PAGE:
One of the biggest headaches for companies are qualified leads falling through the cracks – either ignored completely or with slow response times from sales reps. Every hour or day a lead sits idle significantly lowers the chance to convert that lead into revenue – and plummets to zero if they never get worked by sales. You waste marketing dollars, risk your forecast, and tarnish your prospect experience.
Service-level agreements (SLAs) prevent those headaches by establishing clear deliverables that keep everyone accountable. For lead response, SLAs hold sales reps accountable over their activities and how they are working leads coming into the top of the funnel.
SLAs come into play wherever you have a handoff in your process. Some are more complex than others, but they are there to drive accountability.
Here’s Varicent's quick guide to creating a lead response SLA that will work for your team:
Creating your lead response SLA
Ask yourself the question: what should sales reps be held accountable for when it comes to lead response? Every company is a little different, but three areas that should be in every business’s SLA are:
1. Pick-up rate
Pick-up rate is measured as the percentage of leads worked out of the number of leads assigned in a given time period. It’s important to understand if reps are working all of the leads that are assigned to them.
We recommend using a target pickup rate of 95% within 24 hours.
2. Response time
Response time is how many minutes, hours, or days have passed from when the lead is assigned to the rep to when they log their first touchpoint. This is the biggest area companies are trying to improve by implementing an SLA.
In terms of response time SLAs, it varies completely by the organization. 5 minutes is a great target, but we see 2 hours more often in practice. Benchmarks from data: actual performance is closer to 2 days to achieve a 95+% pick-up rate.
One of the biggest questions businesses have here is whether or not to use business hours or not. The problem with using business hours is that you can create a false performance narrative. If the goal of an SLA is that responding to all prospect as fast as possible increases revenue outcomes, only measuring within business hours can ruin it.
Let’s say you have a 2h target response time and business hours of 9-5. A lead can come in at 3:15 pm on Friday, be worked by 9:14 am on Monday, and still be in compliance – that’s a bit ridiculous, but it’s possible if your systems are built around business hours.
There are a lot of arguments about how after-hour leads can skew your numbers, but what is the total percentage of leads coming in off hours? If your off-hours lead flow is that substantial that it is skewing your performance, you might consider having off-hour reps to handle that lead flow.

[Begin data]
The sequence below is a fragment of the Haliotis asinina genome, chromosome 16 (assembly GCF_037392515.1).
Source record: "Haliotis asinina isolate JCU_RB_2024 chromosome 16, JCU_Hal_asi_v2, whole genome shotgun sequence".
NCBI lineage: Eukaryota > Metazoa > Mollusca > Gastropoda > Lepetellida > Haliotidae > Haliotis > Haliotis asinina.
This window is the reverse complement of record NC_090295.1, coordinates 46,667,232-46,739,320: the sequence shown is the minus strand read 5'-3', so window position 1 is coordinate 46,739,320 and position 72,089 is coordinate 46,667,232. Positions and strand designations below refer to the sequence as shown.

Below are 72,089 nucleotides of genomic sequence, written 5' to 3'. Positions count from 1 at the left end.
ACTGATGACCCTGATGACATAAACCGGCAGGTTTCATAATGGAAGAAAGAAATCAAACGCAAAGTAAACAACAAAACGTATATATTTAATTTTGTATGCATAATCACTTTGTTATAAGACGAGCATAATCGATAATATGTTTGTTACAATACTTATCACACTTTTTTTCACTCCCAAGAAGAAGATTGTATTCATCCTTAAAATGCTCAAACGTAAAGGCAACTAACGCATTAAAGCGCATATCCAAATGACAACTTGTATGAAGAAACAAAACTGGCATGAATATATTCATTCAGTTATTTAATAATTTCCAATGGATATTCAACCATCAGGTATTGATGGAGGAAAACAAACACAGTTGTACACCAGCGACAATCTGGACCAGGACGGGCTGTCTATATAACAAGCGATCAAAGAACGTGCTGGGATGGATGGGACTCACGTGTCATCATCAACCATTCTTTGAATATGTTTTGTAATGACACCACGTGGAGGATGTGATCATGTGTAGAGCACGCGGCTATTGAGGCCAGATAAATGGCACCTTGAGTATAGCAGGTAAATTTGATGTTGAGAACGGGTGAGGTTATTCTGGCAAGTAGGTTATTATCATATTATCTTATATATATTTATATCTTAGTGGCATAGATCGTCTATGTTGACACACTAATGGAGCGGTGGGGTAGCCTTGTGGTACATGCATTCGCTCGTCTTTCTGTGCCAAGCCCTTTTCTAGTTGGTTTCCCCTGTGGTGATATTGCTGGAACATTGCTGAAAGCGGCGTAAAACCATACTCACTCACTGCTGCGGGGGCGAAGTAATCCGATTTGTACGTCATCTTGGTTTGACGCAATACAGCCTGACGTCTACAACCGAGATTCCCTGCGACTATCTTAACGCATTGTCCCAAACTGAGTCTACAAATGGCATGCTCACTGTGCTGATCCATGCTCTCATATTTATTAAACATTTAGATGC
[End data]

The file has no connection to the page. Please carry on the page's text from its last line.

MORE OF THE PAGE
3. Cadence completion
Pickup rate and response time will tell you if leads are falling through the cracks, cadence completion will let you know if leads are being worked to their fullest.
- How many leads are being abandoned after no initial response?
- Are cadences being completed before a lead gets sent to nurture?
- What percent of leads are sent to nurture or disqualified without a single touchpoint?
- What percent of leads are being dispositioned (marked as qualified, unqualified, or nurture) vs. being left open?
A consideration to make is excluding automated touches from your SLAs – these are great, but they don’t tell you if a rep is actually working the lead after that touch – which can lead to a lot of leads that have one-touch then get abandoned.
For SLA purposes, we recommend that a lead has to complete a full cadence or reach a certain amount of touchpoints without response before being abandoned and sent to nurture.
How to enforce your SLA
It’s important to create enforcement rules that are fair to your reps but optimize the experience of the prospect. Here’s what we’ve seen be successful:
Have two SLAs:
Target response time (i.e. 2h)
Max response time (i.e. 24h)
Target response time
This is the number that sales reps should be looking to achieve. Some companies set up rewards or bonuses for reps that achieve this number, but we don’t recommend implementing enforcement rules for reps that fall short of the target time – but it should be made visible to both reps and managers.
We recommend having a daily roundup email sent to managers each morning that shows any leads that are in violation of the target response time but are still within the max time. In order to keep that list to a minimum, reps should be alerted when one of their leads has exceeded that target time. That way they have a fair opportunity to take action before their manager sees it.
Max response time
When the max response time has been exceeded, that’s when enforcement rules should be triggered. We recommend re-routing the lead to another rep and sending an alert to the sales manager that the max time has been exceeded. These alerts can be done on a one-by-one basis, or summary alerts sent out daily/weekly.